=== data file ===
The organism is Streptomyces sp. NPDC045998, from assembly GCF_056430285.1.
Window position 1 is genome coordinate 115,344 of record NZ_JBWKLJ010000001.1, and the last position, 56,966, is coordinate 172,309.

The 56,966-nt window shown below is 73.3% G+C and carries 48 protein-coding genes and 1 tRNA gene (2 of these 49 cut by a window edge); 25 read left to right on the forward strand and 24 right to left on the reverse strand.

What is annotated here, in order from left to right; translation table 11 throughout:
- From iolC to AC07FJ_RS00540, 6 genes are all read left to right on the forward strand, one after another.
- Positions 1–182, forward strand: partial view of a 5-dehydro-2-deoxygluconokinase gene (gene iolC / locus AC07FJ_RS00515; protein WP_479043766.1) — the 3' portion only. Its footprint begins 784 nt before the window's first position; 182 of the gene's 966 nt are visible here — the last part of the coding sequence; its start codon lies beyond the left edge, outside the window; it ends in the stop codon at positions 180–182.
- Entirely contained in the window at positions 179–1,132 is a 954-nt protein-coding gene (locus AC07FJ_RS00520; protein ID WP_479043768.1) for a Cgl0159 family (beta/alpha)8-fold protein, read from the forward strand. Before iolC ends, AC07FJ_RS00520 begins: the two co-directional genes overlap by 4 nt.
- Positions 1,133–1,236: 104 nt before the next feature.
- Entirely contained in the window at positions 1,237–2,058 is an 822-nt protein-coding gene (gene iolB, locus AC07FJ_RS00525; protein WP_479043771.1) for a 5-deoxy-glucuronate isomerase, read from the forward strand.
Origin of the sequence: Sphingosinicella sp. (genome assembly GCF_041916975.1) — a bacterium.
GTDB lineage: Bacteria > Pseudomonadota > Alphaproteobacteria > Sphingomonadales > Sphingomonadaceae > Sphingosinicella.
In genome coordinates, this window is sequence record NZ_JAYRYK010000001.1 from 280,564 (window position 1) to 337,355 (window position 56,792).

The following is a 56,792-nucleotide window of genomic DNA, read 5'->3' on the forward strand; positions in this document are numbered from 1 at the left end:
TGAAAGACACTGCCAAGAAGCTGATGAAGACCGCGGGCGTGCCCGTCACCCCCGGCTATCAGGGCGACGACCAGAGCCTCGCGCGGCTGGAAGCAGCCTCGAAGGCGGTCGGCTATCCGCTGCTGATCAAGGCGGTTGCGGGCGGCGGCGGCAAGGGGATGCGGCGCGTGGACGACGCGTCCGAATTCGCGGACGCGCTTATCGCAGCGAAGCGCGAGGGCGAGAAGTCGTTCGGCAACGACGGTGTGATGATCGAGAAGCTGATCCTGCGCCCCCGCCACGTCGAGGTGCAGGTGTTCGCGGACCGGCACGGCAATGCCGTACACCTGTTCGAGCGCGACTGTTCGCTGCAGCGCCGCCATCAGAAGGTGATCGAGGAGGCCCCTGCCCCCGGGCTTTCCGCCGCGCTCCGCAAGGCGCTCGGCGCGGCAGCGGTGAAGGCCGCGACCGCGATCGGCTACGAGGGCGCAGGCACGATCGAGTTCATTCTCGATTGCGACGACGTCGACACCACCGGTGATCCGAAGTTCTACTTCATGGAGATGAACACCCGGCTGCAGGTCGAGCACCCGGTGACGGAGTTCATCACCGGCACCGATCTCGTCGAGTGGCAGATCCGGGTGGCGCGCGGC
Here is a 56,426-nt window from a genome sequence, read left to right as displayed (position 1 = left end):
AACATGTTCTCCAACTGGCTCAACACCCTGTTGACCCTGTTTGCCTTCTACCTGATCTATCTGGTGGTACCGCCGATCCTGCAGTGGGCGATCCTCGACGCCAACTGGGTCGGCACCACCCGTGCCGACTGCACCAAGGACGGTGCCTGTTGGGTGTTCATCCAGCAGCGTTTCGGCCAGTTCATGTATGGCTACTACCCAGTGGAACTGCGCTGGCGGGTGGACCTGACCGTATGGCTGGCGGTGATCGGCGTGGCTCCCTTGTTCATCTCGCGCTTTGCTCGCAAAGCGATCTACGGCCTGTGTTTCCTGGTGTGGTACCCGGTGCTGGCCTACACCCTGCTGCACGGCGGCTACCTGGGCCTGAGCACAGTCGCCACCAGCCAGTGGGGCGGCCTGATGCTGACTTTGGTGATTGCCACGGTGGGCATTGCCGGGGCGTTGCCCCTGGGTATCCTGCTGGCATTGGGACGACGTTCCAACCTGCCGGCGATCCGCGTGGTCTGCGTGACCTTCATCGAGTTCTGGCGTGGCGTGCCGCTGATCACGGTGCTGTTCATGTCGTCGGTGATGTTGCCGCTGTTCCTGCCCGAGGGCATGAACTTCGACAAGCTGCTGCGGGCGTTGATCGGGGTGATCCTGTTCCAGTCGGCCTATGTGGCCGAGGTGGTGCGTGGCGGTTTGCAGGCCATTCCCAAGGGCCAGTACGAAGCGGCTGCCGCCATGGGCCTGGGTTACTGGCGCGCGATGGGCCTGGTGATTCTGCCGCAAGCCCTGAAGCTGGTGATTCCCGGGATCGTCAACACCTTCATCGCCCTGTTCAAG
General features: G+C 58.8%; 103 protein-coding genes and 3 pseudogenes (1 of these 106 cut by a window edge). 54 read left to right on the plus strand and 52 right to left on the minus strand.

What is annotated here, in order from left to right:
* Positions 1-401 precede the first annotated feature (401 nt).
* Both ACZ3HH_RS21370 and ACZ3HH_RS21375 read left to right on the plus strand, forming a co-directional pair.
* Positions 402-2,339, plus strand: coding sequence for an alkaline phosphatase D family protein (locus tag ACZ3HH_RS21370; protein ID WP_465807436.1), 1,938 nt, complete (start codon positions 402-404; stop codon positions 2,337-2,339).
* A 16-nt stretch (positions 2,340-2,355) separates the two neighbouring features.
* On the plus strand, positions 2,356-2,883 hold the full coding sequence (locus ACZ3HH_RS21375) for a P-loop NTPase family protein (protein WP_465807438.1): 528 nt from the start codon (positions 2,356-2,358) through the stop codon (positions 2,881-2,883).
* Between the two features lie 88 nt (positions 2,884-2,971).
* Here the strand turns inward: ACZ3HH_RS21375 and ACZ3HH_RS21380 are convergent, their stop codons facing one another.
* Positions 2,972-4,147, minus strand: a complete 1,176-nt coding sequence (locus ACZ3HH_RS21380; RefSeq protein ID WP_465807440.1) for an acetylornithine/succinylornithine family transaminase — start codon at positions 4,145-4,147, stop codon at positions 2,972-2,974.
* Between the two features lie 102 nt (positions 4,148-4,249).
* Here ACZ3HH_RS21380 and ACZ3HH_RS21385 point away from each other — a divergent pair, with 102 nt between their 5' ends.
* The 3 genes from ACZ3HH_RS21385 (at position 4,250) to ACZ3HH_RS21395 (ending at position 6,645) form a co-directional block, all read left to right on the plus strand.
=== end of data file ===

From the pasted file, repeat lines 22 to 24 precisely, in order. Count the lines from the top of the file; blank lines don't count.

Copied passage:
* A 16-nt stretch (positions 2,340-2,355) separates the two neighbouring features.
* On the plus strand, positions 2,356-2,883 hold the full coding sequence (locus ACZ3HH_RS21375) for a P-loop NTPase family protein (protein WP_465807438.1): 528 nt from the start codon (positions 2,356-2,358) through the stop codon (positions 2,881-2,883).
* Between the two features lie 88 nt (positions 2,884-2,971).